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Latest Posts

Apple’s Steve Jobs On The iPad’s Use By Kids With Special Needs

In a Wall Street Journal profile on how iPad apps are being used by special needs children, such as those who have speech impediments and as a communication tool — Steve Jobs commented on how even he did not have the foresight to see that the iPad could be used in such a fashion.

“We take no credit for this, and that’s not our intention,” Mr. Jobs said, adding that the emails he gets from parents resonate with him. “Our intention is to say something is going on here,” and researchers should “take a look at this.”

Last year we reported on how how much cheaper Apple’s portabile devices were compared to the traditional speech software/hardware products, and how insurance companies were hesitant to reimburse for a significantly cheaper Apple products verse industry products. At the time of our report, insurance companies were willing to reimburse up to $8,000 for a product that could be replaced by an iPod Touch with speech therapy apps would cost approximately $600. Since our report on the topic last year, not much has changed. Read more »

*This blog post was originally published at iMedicalApps*

Doximity: The Private Facebook For Doctors

home page.PNGDoximity is an app that launched on the App Store just over a week ago and has the potential to significantly change the way physicians use their smartphones.

The main focus of the app is physician communication, and for this it incorporates an innovative, secure SMS-like text service. But its real power lies in its deep incorporation of multiple databases of physician and related information.

In particular, the makers of the app carefully integrated data from the physician NPI and Medicare databases as well as lists of medical schools, hospitals, imaging centers and pharmacies. What they’ve produced is a surprisingly refined version 1 product that can quickly answer the myriad of small, practice-related questions that pop up all day long during a busy schedule. Read more »

*This blog post was originally published at iMedicalApps*

Kids With Diabetes Can “Count Carbs With Lenny”

Medtronic MiniMed has recently released a new educational game for kids and young adults that takes them through an educational tour to learn how to deal with foods when you have diabetes.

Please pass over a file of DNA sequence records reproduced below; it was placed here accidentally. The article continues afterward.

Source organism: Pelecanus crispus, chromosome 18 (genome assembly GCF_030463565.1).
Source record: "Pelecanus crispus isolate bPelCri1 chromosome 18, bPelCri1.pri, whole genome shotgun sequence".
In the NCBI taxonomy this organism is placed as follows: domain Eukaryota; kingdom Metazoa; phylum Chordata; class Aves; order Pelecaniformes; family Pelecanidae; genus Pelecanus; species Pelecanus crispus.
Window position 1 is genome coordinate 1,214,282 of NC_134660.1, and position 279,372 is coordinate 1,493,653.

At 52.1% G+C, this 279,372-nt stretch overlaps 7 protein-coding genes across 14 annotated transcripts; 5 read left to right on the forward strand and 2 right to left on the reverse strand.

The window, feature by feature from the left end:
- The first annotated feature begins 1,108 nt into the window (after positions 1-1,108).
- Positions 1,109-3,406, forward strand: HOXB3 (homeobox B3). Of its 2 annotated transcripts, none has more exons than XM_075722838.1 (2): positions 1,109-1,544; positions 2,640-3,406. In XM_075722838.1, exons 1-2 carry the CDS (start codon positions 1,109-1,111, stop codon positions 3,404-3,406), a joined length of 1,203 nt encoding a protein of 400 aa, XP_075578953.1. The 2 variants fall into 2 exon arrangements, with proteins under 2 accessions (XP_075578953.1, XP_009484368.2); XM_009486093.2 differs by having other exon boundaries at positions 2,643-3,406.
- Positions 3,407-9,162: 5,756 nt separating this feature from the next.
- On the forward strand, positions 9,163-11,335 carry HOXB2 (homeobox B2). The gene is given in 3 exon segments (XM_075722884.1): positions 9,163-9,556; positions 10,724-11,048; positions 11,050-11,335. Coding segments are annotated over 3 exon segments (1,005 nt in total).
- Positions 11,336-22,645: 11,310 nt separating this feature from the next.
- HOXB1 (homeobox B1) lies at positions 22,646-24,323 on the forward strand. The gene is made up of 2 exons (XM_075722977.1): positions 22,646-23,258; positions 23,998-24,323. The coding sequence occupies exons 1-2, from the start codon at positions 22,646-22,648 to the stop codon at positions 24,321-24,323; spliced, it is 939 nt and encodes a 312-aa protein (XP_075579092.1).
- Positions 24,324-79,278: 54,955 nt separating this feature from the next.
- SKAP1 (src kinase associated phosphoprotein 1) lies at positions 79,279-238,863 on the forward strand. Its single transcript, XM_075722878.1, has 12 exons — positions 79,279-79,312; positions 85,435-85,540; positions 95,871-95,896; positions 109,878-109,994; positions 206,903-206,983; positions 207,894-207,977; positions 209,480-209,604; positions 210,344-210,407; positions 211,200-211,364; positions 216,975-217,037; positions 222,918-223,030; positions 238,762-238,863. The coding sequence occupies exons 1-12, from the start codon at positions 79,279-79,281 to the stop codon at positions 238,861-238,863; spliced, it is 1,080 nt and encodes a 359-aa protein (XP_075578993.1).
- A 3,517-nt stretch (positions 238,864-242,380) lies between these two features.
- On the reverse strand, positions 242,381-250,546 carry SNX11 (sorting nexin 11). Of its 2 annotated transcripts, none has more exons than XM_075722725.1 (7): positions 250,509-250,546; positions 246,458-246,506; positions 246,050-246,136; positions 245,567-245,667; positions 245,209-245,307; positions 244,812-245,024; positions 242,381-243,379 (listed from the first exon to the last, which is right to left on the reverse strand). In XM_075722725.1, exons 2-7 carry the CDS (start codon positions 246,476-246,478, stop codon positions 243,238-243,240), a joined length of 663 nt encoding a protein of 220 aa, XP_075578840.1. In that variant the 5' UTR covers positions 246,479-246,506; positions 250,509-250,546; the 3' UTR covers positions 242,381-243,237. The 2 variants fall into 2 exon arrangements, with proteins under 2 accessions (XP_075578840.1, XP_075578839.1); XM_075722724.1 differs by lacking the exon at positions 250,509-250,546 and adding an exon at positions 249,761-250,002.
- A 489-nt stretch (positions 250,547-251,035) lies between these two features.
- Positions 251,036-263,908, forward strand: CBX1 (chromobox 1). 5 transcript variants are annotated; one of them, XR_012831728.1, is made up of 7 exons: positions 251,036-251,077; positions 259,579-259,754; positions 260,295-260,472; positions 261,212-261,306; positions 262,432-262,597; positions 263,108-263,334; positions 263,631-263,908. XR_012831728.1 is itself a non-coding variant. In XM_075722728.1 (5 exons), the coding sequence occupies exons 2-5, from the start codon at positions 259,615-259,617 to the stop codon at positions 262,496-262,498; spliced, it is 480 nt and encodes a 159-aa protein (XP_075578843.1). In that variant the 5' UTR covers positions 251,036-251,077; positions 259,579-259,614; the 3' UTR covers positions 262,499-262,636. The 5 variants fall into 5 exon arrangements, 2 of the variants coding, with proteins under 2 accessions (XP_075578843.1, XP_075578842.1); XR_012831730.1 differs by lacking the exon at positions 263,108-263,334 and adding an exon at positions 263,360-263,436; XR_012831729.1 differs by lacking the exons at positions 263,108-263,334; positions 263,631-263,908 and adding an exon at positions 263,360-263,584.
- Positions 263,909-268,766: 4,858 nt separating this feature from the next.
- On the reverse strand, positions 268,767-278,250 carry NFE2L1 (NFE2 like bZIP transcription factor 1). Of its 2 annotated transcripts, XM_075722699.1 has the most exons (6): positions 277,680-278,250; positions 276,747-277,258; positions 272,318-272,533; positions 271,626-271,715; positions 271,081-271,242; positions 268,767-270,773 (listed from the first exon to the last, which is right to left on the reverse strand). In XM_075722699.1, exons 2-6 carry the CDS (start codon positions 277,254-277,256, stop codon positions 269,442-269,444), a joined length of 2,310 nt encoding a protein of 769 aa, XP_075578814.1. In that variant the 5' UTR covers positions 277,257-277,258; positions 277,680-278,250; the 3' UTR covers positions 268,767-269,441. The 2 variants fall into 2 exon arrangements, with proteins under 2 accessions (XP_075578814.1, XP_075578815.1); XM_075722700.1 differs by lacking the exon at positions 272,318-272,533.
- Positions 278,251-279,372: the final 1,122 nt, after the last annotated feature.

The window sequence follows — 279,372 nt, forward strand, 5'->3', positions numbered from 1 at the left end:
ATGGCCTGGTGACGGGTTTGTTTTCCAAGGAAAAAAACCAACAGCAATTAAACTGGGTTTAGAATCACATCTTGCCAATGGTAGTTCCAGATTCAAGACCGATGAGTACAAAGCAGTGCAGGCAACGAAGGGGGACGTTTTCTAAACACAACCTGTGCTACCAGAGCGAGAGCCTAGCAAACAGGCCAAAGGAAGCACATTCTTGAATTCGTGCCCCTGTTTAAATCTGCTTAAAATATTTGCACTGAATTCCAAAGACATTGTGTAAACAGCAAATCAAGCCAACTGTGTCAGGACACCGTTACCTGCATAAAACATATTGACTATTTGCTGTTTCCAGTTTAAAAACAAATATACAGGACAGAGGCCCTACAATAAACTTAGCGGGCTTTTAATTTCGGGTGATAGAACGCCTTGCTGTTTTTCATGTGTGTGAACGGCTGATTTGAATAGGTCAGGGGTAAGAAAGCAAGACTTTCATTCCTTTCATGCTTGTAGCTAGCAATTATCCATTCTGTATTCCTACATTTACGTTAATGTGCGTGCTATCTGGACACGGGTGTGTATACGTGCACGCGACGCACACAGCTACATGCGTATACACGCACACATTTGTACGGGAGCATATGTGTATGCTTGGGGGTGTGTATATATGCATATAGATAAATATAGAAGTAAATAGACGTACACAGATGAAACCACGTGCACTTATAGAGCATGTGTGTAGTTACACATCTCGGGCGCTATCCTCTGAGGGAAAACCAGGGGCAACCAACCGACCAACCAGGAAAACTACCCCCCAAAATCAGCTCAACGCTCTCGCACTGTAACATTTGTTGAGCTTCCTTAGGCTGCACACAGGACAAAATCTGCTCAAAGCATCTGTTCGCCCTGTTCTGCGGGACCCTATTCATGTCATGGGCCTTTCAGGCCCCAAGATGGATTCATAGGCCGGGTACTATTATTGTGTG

A rep for the company tells Medgadget:

Called Carb Counting with Lenny, it’s offered for free download on the Apple iTunes App Store for the iPhone, iTouch and iPad. It’s great for parents (and even adults with diabetes have enjoyed it too), as the app features a guide presenting nutritious food choices with associated serving sizes and carbohydrate values. The other key components of the app are fun, interactive games that help reinforce carb counting skills and keep children engaged. And just in case you are not fully familiar with Lenny the Lion, he is a global ambassador for children’s diabetes education.

What’s more, there’s a contest with prizes for those who can beat Lenny at the app’s carb counting games.

Link: Carb Counting with Lenny!

Contest Rules….

*This blog post was originally published at Medgadget*

Tweens Want The Latest Gadget, But Enjoy Simple Toys Longer

My daughter really wants an iTouch. She’s 12…a tween. We heard nothing about this until recently when a friend was over who happened to have been given one for a holiday gift. It turns out that many of her friends have them now so she feels like iPods are suddenly passe.

Instead of asking us for one or concocting a plan to put it on her next birthday list, she came up with the idea to earn enough money for it by doing chores around the house. Pointing out the amount of chores and likely time frame to sock away $200-300 bucks was not a deterrent, at least not out of the gate. Read more »

*This blog post was originally published at Dr. Gwenn Is In*

Latest Interviews

IDEA Labs: Medical Students Take The Lead In Healthcare Innovation

It’s no secret that doctors are disappointed with the way that the U.S. healthcare system is evolving. Most feel helpless about improving their work conditions or solving technical problems in patient care. Fortunately one young medical student was undeterred by the mountain of disappointment carried by his senior clinician mentors…

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How To Be A Successful Patient: Young Doctors Offer Some Advice

I am proud to be a part of the American Resident Project an initiative that promotes the writing of medical students residents and new physicians as they explore ideas for transforming American health care delivery. I recently had the opportunity to interview three of the writing fellows about how to…

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Latest Book Reviews

Book Review: Is Empathy Learned By Faking It Till It’s Real?

I m often asked to do book reviews on my blog and I rarely agree to them. This is because it takes me a long time to read a book and then if I don t enjoy it I figure the author would rather me remain silent than publish my…

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The Spirit Of The Place: Samuel Shem’s New Book May Depress You

When I was in medical school I read Samuel Shem s House Of God as a right of passage. At the time I found it to be a cynical yet eerily accurate portrayal of the underbelly of academic medicine. I gained comfort from its gallows humor and it made me…

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Eat To Save Your Life: Another Half-True Diet Book

I am hesitant to review diet books because they are so often a tangled mess of fact and fiction. Teasing out their truth from falsehood is about as exhausting as delousing a long-haired elementary school student. However after being approached by the authors’ PR agency with the promise of a…

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